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Flamborough III: Week 10 – 26th July

I spend a lot of time these days in Zoom meetings, and this last week I’ve derived no little enjoyment from talking to colleagues sweltering in England’s recent heatwave, who gasp and flop like the last fish left in a dried-up mud pool, when suddenly they stop and stare at the screen, and squint, and lean forward, and exclaim indignantly—”Hold on a minute! Are you wearing a… pullover?” Yes, it’s a typical Caithness summer, and while the south of the country—anywhere south of Inverness, basically—has been broiling in temperatures of 28-30ºC, here in the frozen north it’s been a cloudy 14-16ºC (“bliss was it in that dawn to be alive, but to be in Wick was very heaven”, as Wordsworth put it when he was up here caravanning).

Sarclet Harbour

And then on Sunday the clouds parted, the sun came out, the thermometer slammed all the way up to 18º, so we took a trip to Sarclet (my favourite abandoned harbour that’s an anagram of a colour) for a walk along the cliffs. Reader, it was glorious. The sky was unbroken blue from horizon to horizon, and the sea glittered in the sunlight like taffy cooling in the tin (always supposing you like your taffy blue). Fulmars wheeled along the cliff walls or skimmed in formation over the surface of the ocean like those TIE fighters in Star Wars, possibly searching for a rogue seal who’d defected to the rebel alliance. Fledgling seagulls, like teenagers everywhere, were gathered in surly gangs down in the harbour, talking about girls and cadging ciggies off each other.

Thistle & Bee

The gorse has all gone over now, and it’s too early for the heather to be doing much, so in the meantime along the clifftops distinctive Scottish flora is represented by clumps of thistles blooming purple and spiky, each with that curious flat top that looks like the flower equivalent of a buzzcut, or a landing pad for butterflies. There was just enough of an inshore breeze to keep the flies off, but it was still muggy, so all my clothes went in the incinerator when I got back. The forecast for the week ahead is for showers, and a tolerable 15-16º. I know our summers tend to be on the short side, it’s the price we pay for having longer winters, but even so I was hoping for rather more than just a day. Still, if that’s all we get, it was worth it.

Looking north towards Wick from Sarclet

Not even I would wear a gansey in the heat, not even for the pleasure of taunting colleagues, but that doesn’t stop me knitting. I’ve finished the first sleeve, and am well embarked upon the second. Another couple of weeks should see it through. As ever, we won’t be able to properly appreciate the pattern until it’s blocked and unfurled, but it already feels like a classic to me, and helford blue a colour I’m going to revisit.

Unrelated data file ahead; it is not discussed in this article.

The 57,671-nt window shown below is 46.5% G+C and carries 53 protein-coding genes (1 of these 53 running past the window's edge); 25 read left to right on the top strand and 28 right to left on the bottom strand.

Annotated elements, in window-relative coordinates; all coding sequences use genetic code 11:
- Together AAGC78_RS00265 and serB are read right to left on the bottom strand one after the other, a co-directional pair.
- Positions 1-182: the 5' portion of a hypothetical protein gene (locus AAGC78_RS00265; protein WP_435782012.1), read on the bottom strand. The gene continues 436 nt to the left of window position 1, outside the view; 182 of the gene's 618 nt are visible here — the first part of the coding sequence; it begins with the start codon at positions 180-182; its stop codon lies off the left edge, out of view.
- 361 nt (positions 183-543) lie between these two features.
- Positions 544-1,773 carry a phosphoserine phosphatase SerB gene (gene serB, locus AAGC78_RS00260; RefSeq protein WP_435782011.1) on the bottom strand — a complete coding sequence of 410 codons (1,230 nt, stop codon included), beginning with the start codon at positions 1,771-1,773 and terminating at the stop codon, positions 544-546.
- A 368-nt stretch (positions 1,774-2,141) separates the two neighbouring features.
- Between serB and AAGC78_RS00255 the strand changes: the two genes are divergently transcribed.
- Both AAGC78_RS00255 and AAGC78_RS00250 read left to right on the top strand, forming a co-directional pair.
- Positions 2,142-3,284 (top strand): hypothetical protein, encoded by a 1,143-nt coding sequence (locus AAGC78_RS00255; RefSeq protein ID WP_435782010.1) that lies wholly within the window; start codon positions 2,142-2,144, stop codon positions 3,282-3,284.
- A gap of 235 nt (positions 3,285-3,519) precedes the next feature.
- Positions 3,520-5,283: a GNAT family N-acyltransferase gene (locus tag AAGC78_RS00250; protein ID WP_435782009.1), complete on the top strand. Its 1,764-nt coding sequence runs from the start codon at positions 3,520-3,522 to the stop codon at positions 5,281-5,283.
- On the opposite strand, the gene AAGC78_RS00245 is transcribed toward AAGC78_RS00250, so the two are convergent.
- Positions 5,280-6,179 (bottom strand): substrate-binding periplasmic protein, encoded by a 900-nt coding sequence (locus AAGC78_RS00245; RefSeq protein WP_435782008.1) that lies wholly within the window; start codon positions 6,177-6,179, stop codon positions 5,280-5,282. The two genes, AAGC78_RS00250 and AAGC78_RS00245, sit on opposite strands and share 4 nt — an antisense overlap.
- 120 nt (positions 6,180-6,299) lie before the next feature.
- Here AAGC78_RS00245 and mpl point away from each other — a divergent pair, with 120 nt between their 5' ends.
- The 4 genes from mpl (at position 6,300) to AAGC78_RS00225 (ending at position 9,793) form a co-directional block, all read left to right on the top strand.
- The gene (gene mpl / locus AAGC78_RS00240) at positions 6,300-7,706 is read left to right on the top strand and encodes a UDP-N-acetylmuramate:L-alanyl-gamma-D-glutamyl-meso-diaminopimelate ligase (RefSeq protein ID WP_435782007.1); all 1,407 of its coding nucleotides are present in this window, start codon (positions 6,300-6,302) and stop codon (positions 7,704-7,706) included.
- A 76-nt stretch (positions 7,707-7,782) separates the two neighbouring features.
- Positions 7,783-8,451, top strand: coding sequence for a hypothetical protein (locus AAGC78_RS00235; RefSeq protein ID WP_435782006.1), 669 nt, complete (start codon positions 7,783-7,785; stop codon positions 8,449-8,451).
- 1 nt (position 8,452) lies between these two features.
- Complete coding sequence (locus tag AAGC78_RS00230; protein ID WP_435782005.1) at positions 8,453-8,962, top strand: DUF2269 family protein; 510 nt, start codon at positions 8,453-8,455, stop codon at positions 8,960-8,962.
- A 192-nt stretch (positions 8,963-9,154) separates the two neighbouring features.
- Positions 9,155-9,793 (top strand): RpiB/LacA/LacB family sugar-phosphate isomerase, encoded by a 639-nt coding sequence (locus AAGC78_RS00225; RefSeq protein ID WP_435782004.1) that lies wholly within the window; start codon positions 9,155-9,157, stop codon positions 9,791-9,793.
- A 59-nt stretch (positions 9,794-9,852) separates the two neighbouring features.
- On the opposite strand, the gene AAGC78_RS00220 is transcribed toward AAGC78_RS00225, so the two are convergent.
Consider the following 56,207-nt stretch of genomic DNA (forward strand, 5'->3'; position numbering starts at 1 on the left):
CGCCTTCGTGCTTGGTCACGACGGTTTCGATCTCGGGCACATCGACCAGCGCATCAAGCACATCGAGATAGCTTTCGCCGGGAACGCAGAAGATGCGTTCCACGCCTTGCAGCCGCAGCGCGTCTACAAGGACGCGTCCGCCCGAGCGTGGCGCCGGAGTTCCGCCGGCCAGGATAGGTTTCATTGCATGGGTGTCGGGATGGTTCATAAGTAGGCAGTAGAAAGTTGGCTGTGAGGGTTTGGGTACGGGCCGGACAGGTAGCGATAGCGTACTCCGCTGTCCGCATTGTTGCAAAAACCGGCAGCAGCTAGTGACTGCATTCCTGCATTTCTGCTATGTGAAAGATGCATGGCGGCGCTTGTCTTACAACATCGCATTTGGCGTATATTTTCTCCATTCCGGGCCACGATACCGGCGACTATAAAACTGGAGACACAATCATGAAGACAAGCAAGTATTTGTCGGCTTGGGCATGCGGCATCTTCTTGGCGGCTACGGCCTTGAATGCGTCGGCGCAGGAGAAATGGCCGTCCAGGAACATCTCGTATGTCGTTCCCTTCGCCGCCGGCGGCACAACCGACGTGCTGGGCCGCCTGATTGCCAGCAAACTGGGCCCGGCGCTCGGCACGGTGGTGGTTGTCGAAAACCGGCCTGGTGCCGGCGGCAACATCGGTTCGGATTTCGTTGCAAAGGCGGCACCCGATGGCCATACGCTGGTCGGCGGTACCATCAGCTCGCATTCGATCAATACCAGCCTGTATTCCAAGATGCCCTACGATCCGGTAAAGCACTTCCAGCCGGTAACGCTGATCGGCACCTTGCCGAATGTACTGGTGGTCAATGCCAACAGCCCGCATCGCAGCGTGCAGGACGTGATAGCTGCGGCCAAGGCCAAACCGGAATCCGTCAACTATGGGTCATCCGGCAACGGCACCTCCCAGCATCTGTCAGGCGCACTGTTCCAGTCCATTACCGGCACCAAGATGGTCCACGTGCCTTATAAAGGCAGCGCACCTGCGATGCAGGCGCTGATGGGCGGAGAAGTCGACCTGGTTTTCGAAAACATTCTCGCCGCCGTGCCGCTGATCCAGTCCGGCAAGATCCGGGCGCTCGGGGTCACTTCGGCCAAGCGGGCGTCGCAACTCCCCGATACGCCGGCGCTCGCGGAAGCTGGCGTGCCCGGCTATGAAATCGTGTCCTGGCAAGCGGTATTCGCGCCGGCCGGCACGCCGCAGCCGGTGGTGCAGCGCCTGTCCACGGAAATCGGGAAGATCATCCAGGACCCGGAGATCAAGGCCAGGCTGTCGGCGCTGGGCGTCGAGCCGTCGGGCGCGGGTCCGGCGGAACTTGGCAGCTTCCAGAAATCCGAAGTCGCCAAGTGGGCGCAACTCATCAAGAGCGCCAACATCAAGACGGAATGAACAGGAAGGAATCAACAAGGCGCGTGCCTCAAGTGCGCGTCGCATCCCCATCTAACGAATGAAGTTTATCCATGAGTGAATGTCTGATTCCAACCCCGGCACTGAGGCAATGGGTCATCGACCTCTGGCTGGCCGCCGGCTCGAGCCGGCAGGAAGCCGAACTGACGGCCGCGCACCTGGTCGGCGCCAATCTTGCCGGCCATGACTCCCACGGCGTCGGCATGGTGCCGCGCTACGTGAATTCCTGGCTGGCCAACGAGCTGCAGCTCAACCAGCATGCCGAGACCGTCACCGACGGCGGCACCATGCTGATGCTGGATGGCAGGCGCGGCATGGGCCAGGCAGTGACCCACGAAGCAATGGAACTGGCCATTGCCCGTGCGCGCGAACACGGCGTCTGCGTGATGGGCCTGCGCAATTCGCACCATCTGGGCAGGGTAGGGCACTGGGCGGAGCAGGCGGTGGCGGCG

Finally this week, thanks for all the comments and suggestions about our blowfly infestation. By midweek all the little perishers had, well, perished and been hoovered up. (I like to think my Dostoyevsky readings turned the scale. I came across one expiring and just caught its dying words: “But if there is no God, all our morality and ethics are without foundation…”) Though I’m now starting to wonder if we had a manifestation of the Lord of the Flies, who is now accidentally residing in our vacuum cleaner…

5 comments to Flamborough III: Week 10 – 26th July

  • Meg Macleod

    ah .that single glorious day… and the photo of the sea so intensely blue and beautifulthanks for sharing
    and your humour as ever intact.

  • Meg Macleod

    forgot to say.years ago..when we had rainy summers that went on for ever….that one day would appear and stun us with its beauty we called it a Camusfearna day..after the place in `ring of bright water`by gavin maxwell….his descriptions of such day remains with me

    • Gordon

      Hi Meg, there’s a line from the first Reginald Perrin book, where he reminisces about the “golden harvests of his youth”, which has always stayed with me as the perfect description of summers when we were young. Before all the other stuff came along.

      (I learned long ago that the only book about animals it was safe to read without tragedy encroaching was The Wind in the Willows; everything else requires a plentiful stack of Kleenex… Though I guess that depends on your feelings about the fate of the stoats and the weasels!)

  • =Tamar

    Such days come rarely. We had a lovely Saturday, and a friend had a potluck party – it was the biggest group I’ve been part of in two years. Sunday was back to the usual. Next week a library is having a book sale…

    • Gordon

      Hi Tamar, it’s back to grey skies in Caithness, temperatures of 13-15c, and windy. (What is this, autumn? Oh, wait…) Any day with a book sale is a Good Day…

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